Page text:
The Biggest Myth Non-Writers Believe About Writers

Before I started writing I thought writers were mysterious beings that heard a song that the rest of the world could not hear. These creatures, I thought, disappear for six months only to reappear with a book that was perfect, required no editing, and had the power to enrapture a generation.

The reality? It doesn’t work that way.

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Lately, I’ve been reading a lot of non-fiction and I am in the middle of Creativity Inc., by Ed Catmul with Amy Wallace. It’s about leadership more than anything else but in it Mr. Catmul details some of the creative processes that Pixar Animation and Disney Animation implement to create and develop their stories.

Up is one of my favorite Pixar movies and I was shocked to discover that it’s first draft looked nothing like the finished product. Mr. Catmul explains that the bird and the title Up are the only two things that survived the first iteration of the story. The first draft was about two boys that lived in a castle in the sky.

Even Pixar’s first drafts are bad.

The process of writing a book is a lot like this. Once a first draft is done, there is a mountain of refining that takes place. The idea is usually hidden in the drivel but only through careful counsel and thoughtful consideration on the writers’ behalf can the non-fiction book be rounded into form or the fiction story be shaped into a coherent, compelling tale.

Perhaps the biggest mystery is not how writers do it but how they persevere when others may not be able to see the vision of their story.

I don’t know what possessed me to start writing. Maybe it was my Grandma Evenhouse who always had books around and stories to tell. It could have been the allure of Lowry’s Book and More in my hometown or maybe it was the college professor that told me I could be a writer, out of the blue, or the encouraging email or comment about a recent blog post, but I find myself among writers now and even call myself one.

If you are a writer and your ideas don’t come out right or you are stuck, don’t worry. Great stories take time to shape. You have to try to poke holes in them, let it fall on the page without editing, and then build it back up or mold it into something new.

If you’ve ever thought of writing, and still maintain that desire, I challenge you to start now, with the advanced knowledge that the road will be hard and perseverance is your only guide through.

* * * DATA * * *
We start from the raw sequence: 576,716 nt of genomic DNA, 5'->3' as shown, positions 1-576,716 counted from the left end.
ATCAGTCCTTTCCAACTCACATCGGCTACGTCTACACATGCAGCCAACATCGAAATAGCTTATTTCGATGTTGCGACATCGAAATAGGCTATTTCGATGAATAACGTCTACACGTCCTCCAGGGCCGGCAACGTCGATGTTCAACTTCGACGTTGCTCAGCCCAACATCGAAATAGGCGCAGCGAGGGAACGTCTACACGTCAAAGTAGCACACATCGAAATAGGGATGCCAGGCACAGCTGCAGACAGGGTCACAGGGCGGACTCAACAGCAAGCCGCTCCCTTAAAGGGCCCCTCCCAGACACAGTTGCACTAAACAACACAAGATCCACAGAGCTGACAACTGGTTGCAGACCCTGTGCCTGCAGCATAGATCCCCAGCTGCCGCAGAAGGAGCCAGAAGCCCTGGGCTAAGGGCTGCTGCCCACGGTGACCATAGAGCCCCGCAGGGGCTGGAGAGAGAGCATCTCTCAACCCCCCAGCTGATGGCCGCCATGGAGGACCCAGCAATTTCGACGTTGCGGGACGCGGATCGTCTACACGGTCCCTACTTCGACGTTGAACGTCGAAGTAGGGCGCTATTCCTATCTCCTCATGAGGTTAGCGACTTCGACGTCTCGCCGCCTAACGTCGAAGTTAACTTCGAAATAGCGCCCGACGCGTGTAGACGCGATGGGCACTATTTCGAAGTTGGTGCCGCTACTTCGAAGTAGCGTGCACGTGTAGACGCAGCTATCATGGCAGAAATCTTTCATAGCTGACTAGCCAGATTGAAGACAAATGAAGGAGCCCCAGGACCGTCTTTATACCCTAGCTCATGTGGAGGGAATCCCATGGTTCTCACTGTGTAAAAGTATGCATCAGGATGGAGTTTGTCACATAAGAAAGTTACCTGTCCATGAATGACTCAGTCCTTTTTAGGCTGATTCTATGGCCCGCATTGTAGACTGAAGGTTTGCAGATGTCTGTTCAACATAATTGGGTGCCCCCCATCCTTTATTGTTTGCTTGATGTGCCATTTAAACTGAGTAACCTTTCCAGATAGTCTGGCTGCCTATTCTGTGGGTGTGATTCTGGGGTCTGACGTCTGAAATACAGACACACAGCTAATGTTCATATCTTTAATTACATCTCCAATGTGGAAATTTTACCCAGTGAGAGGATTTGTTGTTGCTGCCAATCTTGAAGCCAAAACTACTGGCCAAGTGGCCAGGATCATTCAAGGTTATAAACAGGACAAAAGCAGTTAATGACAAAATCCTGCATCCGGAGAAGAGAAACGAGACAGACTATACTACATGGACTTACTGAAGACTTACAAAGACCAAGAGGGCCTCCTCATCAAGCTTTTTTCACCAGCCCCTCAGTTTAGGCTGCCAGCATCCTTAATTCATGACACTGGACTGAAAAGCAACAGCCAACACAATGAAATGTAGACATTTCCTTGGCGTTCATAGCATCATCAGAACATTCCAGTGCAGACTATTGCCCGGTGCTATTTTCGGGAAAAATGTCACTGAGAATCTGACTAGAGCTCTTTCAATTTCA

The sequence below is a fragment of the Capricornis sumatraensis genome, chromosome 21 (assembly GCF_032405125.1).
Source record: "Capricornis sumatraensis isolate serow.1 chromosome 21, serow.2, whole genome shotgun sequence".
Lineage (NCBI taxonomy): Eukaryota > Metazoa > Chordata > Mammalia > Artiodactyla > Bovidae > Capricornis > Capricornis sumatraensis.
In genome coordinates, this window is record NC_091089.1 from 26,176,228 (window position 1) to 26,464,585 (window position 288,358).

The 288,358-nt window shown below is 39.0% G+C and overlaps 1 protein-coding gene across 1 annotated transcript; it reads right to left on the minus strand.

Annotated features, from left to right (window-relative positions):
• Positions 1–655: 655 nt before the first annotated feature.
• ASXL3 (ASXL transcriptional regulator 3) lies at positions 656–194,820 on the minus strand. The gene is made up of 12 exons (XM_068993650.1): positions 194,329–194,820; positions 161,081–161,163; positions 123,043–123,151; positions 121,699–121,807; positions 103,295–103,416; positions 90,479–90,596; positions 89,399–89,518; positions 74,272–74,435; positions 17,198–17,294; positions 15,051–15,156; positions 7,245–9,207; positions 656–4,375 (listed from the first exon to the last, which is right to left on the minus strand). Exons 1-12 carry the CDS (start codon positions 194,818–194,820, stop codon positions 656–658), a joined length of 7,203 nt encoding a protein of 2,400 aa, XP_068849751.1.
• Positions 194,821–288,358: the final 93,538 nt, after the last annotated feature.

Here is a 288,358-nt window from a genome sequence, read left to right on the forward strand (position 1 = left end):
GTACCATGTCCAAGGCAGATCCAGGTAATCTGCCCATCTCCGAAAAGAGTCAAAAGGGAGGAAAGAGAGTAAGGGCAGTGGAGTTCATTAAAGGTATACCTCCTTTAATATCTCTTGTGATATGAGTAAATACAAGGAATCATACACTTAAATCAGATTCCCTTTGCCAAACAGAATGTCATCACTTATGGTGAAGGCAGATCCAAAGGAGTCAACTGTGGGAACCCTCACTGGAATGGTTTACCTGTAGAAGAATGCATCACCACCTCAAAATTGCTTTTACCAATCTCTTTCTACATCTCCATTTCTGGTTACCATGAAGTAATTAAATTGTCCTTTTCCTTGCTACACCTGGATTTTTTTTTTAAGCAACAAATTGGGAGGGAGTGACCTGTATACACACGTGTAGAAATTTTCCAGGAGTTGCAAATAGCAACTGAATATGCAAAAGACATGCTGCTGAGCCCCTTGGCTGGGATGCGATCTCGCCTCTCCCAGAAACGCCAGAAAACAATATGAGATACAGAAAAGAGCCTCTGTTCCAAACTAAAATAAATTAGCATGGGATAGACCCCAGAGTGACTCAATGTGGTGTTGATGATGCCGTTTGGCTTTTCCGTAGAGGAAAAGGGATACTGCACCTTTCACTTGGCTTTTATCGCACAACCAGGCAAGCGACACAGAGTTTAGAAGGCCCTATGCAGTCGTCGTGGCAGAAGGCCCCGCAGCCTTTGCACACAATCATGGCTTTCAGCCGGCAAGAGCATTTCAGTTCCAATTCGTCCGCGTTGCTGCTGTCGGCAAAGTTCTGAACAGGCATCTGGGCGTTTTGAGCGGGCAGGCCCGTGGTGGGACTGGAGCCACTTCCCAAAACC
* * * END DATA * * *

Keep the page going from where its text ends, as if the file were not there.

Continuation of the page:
Worldbuilding 101 Part 1 – History & Myth – Where Worldbuilding Begins

At Jot 5 I’ll being doing a Workshop on Worldbuilding. If this sounds uber nerdy to you please head to the previous post or patiently wait for tomorrow’s. Today is for the nerds. Or is it?

My firm belief is that great stories, whether classic literature or commercial fantasy, all go through a world construction process. Authors call it many things – research, plotting, and the like but it is all the same. We are creating a believable world that beckons our readers. Galaxie_peinture

All stories start before stories begin. To be less confusing, en medias res is Latin for “in the middle of things” and it is a common phrase we writers know. The ship has already sailed, the orphan is already orphaned, the civil war lost, the argument over, and it is from this aftermath that we start.

Where would Harry be without the Death Eaters and their previous war with the Order of the Phoenix?

Where would Oliver Twist be without the unfortunate death of his forebears?

Exactly. The happenings before our story are essential.

History can bring shame or laziness to a people. It can also produce tenacity or vengeance. It is not a ripple effect but the exact opposite, sloshing toward and interacting with the center point of it all – our story, our people, and our characters.

Whether you are writing a myth like The Simarillion or something concrete with a litany of historical facts like a history book, this is where we begin the process of formulating the culture from which our hero, heroine, or anti-hero rises. It does not have to be intricately detailed but we must know what happened before it all.

If you are a writer of fantasy or science fiction please stay tuned. We’ll talk about maps next.

What are your thoughts on this?

How do you start to build your world?

Cheers,

Bob